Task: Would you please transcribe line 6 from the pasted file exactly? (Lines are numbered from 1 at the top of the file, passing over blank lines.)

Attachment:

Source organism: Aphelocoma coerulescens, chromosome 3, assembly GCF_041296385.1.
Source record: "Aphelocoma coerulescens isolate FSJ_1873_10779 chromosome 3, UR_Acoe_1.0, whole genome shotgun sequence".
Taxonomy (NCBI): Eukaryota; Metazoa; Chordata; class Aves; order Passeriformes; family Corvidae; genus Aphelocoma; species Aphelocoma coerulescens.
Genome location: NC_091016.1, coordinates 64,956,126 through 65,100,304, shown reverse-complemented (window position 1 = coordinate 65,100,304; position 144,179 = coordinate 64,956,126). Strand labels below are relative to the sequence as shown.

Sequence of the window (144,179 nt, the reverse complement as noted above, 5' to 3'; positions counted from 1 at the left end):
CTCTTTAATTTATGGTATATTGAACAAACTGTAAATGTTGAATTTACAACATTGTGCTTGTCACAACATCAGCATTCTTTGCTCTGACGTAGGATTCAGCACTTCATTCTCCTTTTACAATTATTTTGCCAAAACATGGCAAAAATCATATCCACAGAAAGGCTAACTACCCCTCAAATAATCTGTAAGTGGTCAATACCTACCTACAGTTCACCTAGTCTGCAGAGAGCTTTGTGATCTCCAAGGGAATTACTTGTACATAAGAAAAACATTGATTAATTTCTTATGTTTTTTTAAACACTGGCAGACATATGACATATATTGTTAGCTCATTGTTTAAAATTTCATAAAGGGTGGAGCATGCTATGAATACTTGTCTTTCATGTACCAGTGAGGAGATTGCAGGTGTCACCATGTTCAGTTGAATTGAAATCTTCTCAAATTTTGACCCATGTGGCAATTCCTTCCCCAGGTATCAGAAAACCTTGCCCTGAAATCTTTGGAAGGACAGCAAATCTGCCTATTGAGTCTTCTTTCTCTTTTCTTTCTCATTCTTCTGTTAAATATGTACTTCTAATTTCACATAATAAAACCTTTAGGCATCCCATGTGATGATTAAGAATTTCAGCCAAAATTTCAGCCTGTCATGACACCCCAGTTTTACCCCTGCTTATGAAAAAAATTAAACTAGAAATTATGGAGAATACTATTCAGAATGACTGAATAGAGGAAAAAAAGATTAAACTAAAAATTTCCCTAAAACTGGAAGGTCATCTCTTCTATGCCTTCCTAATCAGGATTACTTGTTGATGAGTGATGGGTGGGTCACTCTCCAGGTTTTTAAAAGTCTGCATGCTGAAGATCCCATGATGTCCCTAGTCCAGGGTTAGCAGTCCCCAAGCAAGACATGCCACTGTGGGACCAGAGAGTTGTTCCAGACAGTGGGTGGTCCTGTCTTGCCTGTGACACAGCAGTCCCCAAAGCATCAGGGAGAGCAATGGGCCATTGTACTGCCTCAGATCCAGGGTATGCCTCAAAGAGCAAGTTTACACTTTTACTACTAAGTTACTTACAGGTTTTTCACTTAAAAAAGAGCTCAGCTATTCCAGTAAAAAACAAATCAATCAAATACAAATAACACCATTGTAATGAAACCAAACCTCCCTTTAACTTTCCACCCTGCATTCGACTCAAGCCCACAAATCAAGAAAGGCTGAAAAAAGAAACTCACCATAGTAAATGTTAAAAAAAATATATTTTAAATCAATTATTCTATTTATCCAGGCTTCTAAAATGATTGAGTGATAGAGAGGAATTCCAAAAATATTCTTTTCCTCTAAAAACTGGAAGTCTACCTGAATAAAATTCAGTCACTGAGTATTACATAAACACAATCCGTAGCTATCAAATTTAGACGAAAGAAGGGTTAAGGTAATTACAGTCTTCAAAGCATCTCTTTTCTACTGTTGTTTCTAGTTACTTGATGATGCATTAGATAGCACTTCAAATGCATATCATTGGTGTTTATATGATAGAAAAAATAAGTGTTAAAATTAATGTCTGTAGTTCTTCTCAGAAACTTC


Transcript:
CTCTTTAATTTATGGTATATTGAACAAACTGTAAATGTTGAATTTACAACATTGTGCTTGTCACAACATCAGCATTCTTTGCTCTGACGTAGGATTCAGCACTTCATTCTCCTTTTACAATTATTTTGCCAAAACATGGCAAAAATCATATCCACAGAAAGGCTAACTACCCCTCAAATAATCTGTAAGTGGTCAATACCTACCTACAGTTCACCTAGTCTGCAGAGAGCTTTGTGATCTCCAAGGGAATTACTTGTACATAAGAAAAACATTGATTAATTTCTTATGTTTTTTTAAACACTGGCAGACATATGACATATATTGTTAGCTCATTGTTTAAAATTTCATAAAGGGTGGAGCATGCTATGAATACTTGTCTTTCATGTACCAGTGAGGAGATTGCAGGTGTCACCATGTTCAGTTGAATTGAAATCTTCTCAAATTTTGACCCATGTGGCAATTCCTTCCCCAGGTATCAGAAAACCTTGCCCTGAAATCTTTGGAAGGACAGCAAATCTGCCTATTGAGTCTTCTTTCTCTTTTCTTTCTCATTCTTCTGTTAAATATGTACTTCTAATTTCACATAATAAAACCTTTAGGCATCCCATGTGATGATTAAGAATTTCAGCCAAAATTTCAGCCTGTCATGACACCCCAGTTTTACCCCTGCTTATGAAAAAAATTAAACTAGAAATTATGGAGAATACTATTCAGAATGACTGAATAGAGGAAAAAAAGATTAAACTAAAAATTTCCCTAAAACTGGAAGGTCATCTCTTCTATGCCTTCCTAATCAGGATTACTTGTTGATGAGTGATGGGTGGGTCACTCTCCAGGTTTTTAAAAGTCTGCATGCTGAAGATCCCATGATGTCCCTAGTCCAGGGTTAGCAGTCCCCAAGCAAGACATGCCACTGTGGGACCAGAGAGTTGTTCCAGACAGTGGGTGGTCCTGTCTTGCCTGTGACACAGCAGTCCCCAAAGCATCAGGGAGAGCAATGGGCCATTGTACTGCCTCAGATCCAGGGTATGCCTCAAAGAGCAAGTTTACACTTTTACTACTAAGTTACTTACAGGTTTTTCACTTAAAAAAGAGCTCAGCTATTCCAGTAAAAAACAAATCAATCAAATACAAATAACACCATTGTAATGAAACCAAACCTCCCTTTAACTTTCCACCCTGCATTCGACTCAAGCCCACAAATCAAGAAAGGCTGAAAAAAGAAACTCACCATAGTAAATGTTAAAAAAAATATATTTTAAATCAATTATTCTATTTATCCAGGCTTCTAAAATGATTGAGTGATAGAGAGGAATTCCAAAAATATTCTTTTCCTCTAAAAACTGGAAGTCTACCTGAATAAAATTCAGTCACTGAGTATTACATAAACACAATCCGTAGCTATCAAATTTAGACGAAAGAAGGGTTAAGGTAATTACAGTCTTCAAAGCATCTCTTTTCTACTGTTGTTTCTAGTTACTTGATGATGCATTAGATAGCACTTCAAATGCATATCATTGGTGTTTATATGATAGAAAAAATAAGTGTTAAAATTAATGTCTGTAGTTCTTCTCAGAAACTTC